- Drones to be used to detect faults on Western Power's grid
- Technology will help reduce impact of vehicles on agriculturally sensitive land
- Western Power crews trained to Civil Aviation Safety Authority standards
Energy Minister Bill Johnston is pleased to announce Western Power has commenced its trial of drones to assist with visual inspections of faults around Northam and Geraldton.
The drones will increase response times to outages and detect faults, and are capable of withstanding electromagnetic interference, allowing safe navigation near powerlines.
Drone pilots will be able to switch between two different cameras, a high powered zoom lens and thermal heat sensing, to see potential faults that would not be visible to the naked eye.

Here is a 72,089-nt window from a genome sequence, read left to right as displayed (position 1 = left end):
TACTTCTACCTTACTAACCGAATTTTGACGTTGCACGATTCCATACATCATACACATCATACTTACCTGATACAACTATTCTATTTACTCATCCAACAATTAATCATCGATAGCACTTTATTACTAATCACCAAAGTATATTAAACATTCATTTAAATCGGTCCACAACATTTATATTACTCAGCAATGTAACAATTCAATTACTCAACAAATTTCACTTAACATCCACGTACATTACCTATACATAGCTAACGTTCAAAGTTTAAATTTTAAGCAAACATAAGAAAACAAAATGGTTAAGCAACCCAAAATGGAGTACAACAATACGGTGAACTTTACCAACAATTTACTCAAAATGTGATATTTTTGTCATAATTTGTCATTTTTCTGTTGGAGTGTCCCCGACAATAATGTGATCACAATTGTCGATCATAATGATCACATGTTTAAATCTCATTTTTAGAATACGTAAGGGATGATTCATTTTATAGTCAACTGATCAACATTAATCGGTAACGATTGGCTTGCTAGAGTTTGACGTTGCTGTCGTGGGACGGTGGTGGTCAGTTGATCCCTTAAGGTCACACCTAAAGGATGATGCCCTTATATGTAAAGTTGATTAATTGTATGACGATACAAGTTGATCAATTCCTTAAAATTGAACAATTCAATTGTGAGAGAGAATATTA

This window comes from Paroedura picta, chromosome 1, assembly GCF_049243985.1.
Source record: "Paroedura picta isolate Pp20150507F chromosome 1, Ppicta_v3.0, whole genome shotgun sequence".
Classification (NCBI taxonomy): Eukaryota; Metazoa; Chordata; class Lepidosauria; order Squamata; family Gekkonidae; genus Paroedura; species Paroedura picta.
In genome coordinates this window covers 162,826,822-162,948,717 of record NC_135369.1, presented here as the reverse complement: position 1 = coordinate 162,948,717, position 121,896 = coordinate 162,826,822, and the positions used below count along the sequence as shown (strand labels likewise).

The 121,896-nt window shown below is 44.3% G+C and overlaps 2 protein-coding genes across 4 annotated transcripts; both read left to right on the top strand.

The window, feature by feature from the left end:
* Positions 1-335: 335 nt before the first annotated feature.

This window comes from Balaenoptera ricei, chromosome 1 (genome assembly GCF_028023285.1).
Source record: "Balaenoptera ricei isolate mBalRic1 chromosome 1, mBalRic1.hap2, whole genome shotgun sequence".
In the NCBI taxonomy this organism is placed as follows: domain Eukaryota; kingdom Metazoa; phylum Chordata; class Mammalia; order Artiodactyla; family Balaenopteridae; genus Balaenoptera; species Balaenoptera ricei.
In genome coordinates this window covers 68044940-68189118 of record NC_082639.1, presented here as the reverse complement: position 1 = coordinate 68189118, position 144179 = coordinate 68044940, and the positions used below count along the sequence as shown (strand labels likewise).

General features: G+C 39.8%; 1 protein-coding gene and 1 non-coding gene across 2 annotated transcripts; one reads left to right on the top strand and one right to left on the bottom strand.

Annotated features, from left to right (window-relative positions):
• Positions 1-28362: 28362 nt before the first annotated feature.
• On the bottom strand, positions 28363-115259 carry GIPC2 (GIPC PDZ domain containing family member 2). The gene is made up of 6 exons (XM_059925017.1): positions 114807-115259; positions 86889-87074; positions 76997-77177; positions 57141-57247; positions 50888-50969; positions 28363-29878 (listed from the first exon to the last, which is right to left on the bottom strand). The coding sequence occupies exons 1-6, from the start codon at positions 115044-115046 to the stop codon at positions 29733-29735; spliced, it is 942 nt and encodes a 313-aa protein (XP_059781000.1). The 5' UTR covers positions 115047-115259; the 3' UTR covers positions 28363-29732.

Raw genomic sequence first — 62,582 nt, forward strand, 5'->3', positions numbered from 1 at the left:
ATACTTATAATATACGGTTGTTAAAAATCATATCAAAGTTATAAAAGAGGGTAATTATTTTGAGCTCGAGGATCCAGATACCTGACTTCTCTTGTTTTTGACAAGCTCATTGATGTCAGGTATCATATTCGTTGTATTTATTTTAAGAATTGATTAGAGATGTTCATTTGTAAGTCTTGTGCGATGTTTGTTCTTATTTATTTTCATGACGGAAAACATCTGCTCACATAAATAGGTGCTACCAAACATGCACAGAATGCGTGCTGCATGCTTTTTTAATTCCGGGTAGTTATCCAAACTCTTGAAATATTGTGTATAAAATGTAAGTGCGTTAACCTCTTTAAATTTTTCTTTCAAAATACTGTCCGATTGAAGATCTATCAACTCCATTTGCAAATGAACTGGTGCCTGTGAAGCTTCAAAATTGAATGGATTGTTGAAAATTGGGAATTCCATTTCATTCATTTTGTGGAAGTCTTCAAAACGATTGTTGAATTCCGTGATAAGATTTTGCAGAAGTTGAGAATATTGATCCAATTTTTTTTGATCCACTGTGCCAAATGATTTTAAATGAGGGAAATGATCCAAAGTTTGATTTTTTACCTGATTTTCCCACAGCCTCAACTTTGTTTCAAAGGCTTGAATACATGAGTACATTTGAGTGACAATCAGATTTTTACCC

As part of the three-month trial, four Western Power fault crew members completed Civil Aviation Safety Authority training to become Remote Pilots and undertook specific training on inspecting powerlines.
Using drones can help Western Power crews inspect assets in difficult-to-reach locations and address vehicle access issues in agricultural and environmentally sensitive locations.
Comments attributed to Energy Minister Bill Johnston:
"The McGowan Government is committed to improving the energy supply for regional homes and businesses, and that's why we are supporting the use of drone technology.
"It is expected the trial will help reduce response times, costs, and risk relating to visual inspections of faults in regional areas.
"It is exciting to see the potential benefits that drone technology can deliver to the community, as severe weather in the region can affect power supply and long feeder lines require intensive man hours to inspect."
Minister's office - 6552 6700